Galleri Pictura (SE)
4/12 2015-16/1 2016
In the exhibition «Transparency», the artist duo Knaggi presents the ongoing work «#knaggi». The exhibition consists of prints mounted on aluminum poster frames. The concept behind the work is that they document every photo on Instagram which has been tagged with the hashtag ”Knaggi” in chronological order. On social media, hashtags mark keywords and are used to categorize images, messages or topics. Each photo is repeated in its original size as it appears on an iPhone screen by the number of likes it has received. Meaning, that if a photo has recieved 14 likes, the image is repeated 14 times. Each print is 100 x 100 cm and is big enough to create a mosaic of images. The images are stacked vertically in chronological order, continuing onto the next print when the surface has been filled. The work combines both the automatic generation of content, personal spheres, digital personas and archival methods which are done by hand.
Knaggi is interested in the physicality and the archival aspect of these ephemeral images, originally intended to have a short life of a quick “scroll”. They have been active users of Instagram the last couple of years after graduating, and have been documenting their lives as an artist duo traveling to residencies and doing exhibitions in various places. As the project grows and their friends and the audience is becoming more aware of the impact they have on the project (a larger number of ”likes” results in a larger number of prints), it is their intent to explore and question the value of the ”like” and what value it has to our identities that now is being lived both online and offline. This exhibition materializes this digital content, which was only created to exist and circulate in «the cloud», in order to give solid form to the products of our increasingly interconnected minds.
Oslo Prosjektrom (NO)
In the exhibition “Distance”, the artist duo Knaggi enters the digital realm using smartphone technology, apps and social media to explore the ethical, evolutionary, cultural and social implications of living and co-existing with the internet and technology as a presence in our everyday lives. Contemporary culture envelopes us in virtual reality, and while the substance it consists of may be ethereal, the contents exist in reality and have substantial influence beyond the confines of the computer. It is on those boundaries of the digital and the physical which the majority of their collaborative work takes place.
“Malmö to Hagskaret”
Galleri 2 (Lofoten, NO)
During our stay at Kunstkvarteret in Lofoten, we have collaborated on a project which focuses on digital cartography and social media. The work explores the function of the map in a world where the cellphone is little by little becoming the chief way of navigation, both in the physical world and in life itself. Malmö to Hagskaret is, in essence, a collection of travel journals, a documentation of journeys undertaken by the two; Of journeys taken together and separately, physically and virtually. Before you are the rigorously documented and detailed memories, preserved digitally, of a long distance trudge through airports, airplanes, boats, coffee shops and highways, of waking up in a new place, of partaking digitally in outlandish ceremonies, of traveling between locations on foot.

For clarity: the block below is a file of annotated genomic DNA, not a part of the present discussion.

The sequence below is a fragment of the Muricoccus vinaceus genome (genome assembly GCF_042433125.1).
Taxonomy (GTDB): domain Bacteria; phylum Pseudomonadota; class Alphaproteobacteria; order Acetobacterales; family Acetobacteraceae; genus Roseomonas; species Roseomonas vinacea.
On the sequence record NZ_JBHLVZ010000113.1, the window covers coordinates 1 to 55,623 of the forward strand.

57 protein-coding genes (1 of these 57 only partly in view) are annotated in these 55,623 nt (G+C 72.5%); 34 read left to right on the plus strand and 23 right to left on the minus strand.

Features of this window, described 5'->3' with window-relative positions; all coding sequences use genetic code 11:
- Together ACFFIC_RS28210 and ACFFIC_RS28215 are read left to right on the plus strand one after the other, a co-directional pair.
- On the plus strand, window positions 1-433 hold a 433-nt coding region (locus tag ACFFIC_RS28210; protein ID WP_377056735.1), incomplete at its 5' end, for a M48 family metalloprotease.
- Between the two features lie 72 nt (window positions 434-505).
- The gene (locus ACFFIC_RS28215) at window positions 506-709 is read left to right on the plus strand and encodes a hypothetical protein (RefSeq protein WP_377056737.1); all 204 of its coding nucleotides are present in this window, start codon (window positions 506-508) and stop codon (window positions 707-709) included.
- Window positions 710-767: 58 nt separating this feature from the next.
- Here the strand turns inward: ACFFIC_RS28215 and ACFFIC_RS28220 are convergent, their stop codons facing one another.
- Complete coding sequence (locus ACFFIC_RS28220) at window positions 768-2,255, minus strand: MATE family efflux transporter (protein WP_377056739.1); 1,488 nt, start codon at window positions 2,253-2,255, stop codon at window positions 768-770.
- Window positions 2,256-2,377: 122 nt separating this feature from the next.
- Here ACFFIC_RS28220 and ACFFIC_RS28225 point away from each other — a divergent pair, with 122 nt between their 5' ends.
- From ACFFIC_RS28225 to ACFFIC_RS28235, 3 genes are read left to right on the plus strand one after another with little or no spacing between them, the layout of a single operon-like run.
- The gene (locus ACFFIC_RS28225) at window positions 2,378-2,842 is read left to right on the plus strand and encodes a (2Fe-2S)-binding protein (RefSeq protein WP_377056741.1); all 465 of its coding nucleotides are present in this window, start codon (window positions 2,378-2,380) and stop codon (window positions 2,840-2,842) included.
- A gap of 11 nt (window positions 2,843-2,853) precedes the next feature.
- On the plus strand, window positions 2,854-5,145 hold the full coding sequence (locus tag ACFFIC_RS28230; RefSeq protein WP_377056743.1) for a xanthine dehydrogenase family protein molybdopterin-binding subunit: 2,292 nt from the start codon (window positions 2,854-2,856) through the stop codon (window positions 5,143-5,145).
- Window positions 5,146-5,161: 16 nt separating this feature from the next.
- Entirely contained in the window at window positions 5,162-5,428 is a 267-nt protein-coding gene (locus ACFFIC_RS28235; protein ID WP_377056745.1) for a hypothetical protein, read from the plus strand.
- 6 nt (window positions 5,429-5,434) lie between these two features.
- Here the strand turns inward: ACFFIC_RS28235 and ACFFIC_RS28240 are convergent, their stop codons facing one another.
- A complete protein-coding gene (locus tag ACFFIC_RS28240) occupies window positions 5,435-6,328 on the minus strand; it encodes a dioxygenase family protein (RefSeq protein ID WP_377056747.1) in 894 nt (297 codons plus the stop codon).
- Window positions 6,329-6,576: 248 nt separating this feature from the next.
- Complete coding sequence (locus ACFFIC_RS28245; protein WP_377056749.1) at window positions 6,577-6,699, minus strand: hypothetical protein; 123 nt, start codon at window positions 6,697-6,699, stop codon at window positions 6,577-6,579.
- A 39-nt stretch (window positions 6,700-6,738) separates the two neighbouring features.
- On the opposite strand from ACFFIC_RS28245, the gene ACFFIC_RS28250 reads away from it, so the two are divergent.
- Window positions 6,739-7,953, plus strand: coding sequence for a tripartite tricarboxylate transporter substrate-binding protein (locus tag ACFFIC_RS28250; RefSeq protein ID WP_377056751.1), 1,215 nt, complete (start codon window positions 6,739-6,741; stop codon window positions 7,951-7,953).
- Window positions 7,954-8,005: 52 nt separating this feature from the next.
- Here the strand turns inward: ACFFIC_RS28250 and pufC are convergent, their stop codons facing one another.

The destination is as important as getting there and the means of getting there. The rigorous structure captures a plethora of random things which would otherwise have been forgotten almost as soon as they happened. A cup of tea drunk from a paper cup, a magazine article in an airplane, a cellphone being charged on the floor of a ferry, a board game played on a laptop onboard a rocking boat, a pinch of tobacco before being searched for weapons at an airport. All of these are things which our brains wouldn’t prioritize as important, memorable or worthy of thorough documentation. It is a gathering of near-random snapshots of mundane objects which, when gathered and assembled, form a detailed mosaic which become a much more interesting whole. It should not be forgotten that travel by plane, train or boat is, for most humans, by no means a mundane thing or an everyday event.
Documentation made using smartphones does not only store information in an image. When the image is snapped, the file created stores information about both the picture and the photographer. An image snapped on an iphone can reveal many things, such as the operating system, the exact GPS coordinates of where the photo was taken, down to the exact second the picture was taken, the phonenumber and even the identity of the owner of the phone through the registration info. As a society, we’ve collectively made peace with “Big Brother” and decided that the benefits of living with smartphones and constant connectivity outweigh the risks.